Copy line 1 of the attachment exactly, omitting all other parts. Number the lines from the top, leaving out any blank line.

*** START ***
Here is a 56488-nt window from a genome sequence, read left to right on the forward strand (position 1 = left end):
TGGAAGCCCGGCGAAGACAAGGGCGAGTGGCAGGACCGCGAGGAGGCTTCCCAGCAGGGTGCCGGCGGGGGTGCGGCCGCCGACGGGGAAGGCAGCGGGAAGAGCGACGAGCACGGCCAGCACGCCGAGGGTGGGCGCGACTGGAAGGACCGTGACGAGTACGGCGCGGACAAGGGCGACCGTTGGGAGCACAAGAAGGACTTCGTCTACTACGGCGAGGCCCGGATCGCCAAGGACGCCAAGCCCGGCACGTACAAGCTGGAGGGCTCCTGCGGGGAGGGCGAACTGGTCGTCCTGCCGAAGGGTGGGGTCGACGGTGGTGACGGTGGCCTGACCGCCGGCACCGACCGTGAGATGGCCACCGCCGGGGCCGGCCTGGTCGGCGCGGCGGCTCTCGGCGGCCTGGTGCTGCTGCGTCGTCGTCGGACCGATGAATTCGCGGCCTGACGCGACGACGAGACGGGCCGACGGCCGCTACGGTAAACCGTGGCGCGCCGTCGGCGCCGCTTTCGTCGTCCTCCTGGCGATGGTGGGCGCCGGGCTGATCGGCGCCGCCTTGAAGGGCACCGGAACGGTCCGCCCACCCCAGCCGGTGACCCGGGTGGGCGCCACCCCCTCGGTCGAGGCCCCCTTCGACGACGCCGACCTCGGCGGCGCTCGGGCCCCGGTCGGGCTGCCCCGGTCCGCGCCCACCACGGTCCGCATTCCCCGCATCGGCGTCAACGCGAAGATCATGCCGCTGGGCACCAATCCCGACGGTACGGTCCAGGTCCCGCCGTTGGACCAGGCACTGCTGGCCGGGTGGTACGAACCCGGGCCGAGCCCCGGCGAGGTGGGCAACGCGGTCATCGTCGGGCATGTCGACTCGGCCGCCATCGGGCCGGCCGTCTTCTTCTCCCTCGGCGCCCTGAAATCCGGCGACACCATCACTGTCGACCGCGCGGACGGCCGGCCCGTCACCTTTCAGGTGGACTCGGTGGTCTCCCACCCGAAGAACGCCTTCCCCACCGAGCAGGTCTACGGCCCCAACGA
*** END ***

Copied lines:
Here is a 56488-nt window from a genome sequence, read left to right on the forward strand (position 1 = left end):